Can static cling occurs in space? Can a static charge be amplified laterally to move objects in space similar to Star Trek's tractor beam? Can a static charge could be carried by a sustained particle beam such as a laser or proton beam?

Possible uses are docking, collision avoidance, recovery and gravity via static cling.

Related: https://spectrum.ieee.org/tech-talk/aerospace/space-flight/electrostatic-glider-can-maneuver-around-asteroids-without-expending-fuel

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    $\begingroup$ A laser beam does not carry charge, photons are not charged. $\endgroup$
    – Uwe
    Commented Mar 12, 2017 at 18:42
  • $\begingroup$ Possibly related: sciencedirect.com/science/article/pii/S0273117713006364 $\endgroup$
    – Chris
    Commented Jan 16, 2018 at 19:32
  • $\begingroup$ Also to get a static charge like in the baloon/water picture you must rub it with another object, this means some electrons get from object A to object B. If your ship is the only object in the vicinity (it's isolated!) where the electrons are comming or going? $\endgroup$
    – jean
    Commented Jan 18, 2018 at 15:54
  • $\begingroup$ @jean to another ship, object, port. $\endgroup$
    – Muze
    Commented Jan 22, 2018 at 17:33
  • $\begingroup$ @Muze Of course we can transmit signal and even, to a little extend, some eletric potencial but we are speaking of a current of electrons and for that we usually need physical contact or a wire $\endgroup$
    – jean
    Commented Jan 22, 2018 at 17:41

2 Answers 2


The field strength of an electromagnetic field decreases with r2. This has two effects:

  • small variations in distance create huge changes in the attractive force. This means it's difficult to accurately control e.g. two ships flying towards each other.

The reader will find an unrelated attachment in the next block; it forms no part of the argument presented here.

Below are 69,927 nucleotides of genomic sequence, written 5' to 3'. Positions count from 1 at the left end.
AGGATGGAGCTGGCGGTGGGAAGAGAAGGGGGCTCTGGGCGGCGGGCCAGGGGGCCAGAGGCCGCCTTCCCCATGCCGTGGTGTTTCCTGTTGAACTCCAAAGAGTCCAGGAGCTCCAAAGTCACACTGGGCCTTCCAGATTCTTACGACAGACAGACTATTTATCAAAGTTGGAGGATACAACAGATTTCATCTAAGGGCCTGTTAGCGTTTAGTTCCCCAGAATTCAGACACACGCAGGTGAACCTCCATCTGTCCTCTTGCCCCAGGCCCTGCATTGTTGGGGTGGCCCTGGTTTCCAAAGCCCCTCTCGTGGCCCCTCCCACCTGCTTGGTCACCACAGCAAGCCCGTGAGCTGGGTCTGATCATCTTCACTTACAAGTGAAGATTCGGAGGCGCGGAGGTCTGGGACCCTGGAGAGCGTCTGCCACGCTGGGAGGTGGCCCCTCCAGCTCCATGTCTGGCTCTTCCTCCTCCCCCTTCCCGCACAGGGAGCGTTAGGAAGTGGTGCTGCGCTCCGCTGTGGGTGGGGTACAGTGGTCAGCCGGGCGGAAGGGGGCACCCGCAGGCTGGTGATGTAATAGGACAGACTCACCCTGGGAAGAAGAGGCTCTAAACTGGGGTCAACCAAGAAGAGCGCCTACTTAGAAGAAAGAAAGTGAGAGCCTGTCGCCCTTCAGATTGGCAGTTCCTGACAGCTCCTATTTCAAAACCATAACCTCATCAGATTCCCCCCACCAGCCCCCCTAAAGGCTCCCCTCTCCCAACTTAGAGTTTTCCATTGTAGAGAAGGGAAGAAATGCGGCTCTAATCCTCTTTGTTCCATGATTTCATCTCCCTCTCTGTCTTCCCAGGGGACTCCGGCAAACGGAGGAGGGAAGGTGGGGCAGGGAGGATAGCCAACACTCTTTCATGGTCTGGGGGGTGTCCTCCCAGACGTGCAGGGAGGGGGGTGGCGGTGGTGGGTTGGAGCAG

• if you want this field to have a measurable effect over the distances used in space, you need a very strong source.

A strong source means a large static charge. The achievable charge is limited by the relative permittivity of the materials involved, if I remember correctly. Too much charge and you get arcing across your insulator to the nearest object with a different potential.

A particle beam won't be useful as a means to project an electromagnetic force over a distance. If the beam hits the target, it's a weapon. If you aim the beam just to the side of the target, beam and target could conceivably attract each other. The result then depends on the relative mass of target and beam. Since the target will be tens of orders of magnitude heavier than the beam, you'll end up using lots of energy to deflect the target a tiny bit.


No. Charging of objects in low earth orbit is already a major design issue but it does nothing to prevent collisions. The relative velocities are too high for achievable charges to matter.


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